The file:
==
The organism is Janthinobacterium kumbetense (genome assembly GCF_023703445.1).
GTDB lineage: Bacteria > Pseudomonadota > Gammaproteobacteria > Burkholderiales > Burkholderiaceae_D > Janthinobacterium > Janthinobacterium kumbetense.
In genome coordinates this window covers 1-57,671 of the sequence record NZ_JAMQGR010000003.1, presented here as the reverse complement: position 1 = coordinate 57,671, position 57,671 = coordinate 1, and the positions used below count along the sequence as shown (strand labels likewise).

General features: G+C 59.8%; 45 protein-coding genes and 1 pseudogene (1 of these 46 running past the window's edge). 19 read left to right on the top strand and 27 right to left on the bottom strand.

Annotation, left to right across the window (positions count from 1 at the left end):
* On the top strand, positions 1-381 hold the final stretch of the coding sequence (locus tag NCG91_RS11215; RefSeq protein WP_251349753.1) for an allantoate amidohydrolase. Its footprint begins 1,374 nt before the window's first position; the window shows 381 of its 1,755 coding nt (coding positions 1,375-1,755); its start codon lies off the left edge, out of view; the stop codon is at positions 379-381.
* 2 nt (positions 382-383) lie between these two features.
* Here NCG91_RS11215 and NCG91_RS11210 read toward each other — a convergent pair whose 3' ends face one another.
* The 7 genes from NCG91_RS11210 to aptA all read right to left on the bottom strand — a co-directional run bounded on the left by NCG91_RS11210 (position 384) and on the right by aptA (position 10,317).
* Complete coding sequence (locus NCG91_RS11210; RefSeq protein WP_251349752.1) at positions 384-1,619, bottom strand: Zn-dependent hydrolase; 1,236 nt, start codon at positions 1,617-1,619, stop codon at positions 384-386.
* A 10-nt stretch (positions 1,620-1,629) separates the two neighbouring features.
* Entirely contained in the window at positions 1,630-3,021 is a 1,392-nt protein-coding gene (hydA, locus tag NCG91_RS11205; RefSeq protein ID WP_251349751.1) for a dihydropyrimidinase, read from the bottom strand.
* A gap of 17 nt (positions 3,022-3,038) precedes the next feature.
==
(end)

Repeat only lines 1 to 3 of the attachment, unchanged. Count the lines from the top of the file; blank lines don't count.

The organism is Janthinobacterium kumbetense (genome assembly GCF_023703445.1).
GTDB lineage: Bacteria > Pseudomonadota > Gammaproteobacteria > Burkholderiales > Burkholderiaceae_D > Janthinobacterium > Janthinobacterium kumbetense.
In genome coordinates this window covers 1-57,671 of the sequence record NZ_JAMQGR010000003.1, presented here as the reverse complement: position 1 = coordinate 57,671, position 57,671 = coordinate 1, and the positions used below count along the sequence as shown (strand labels likewise).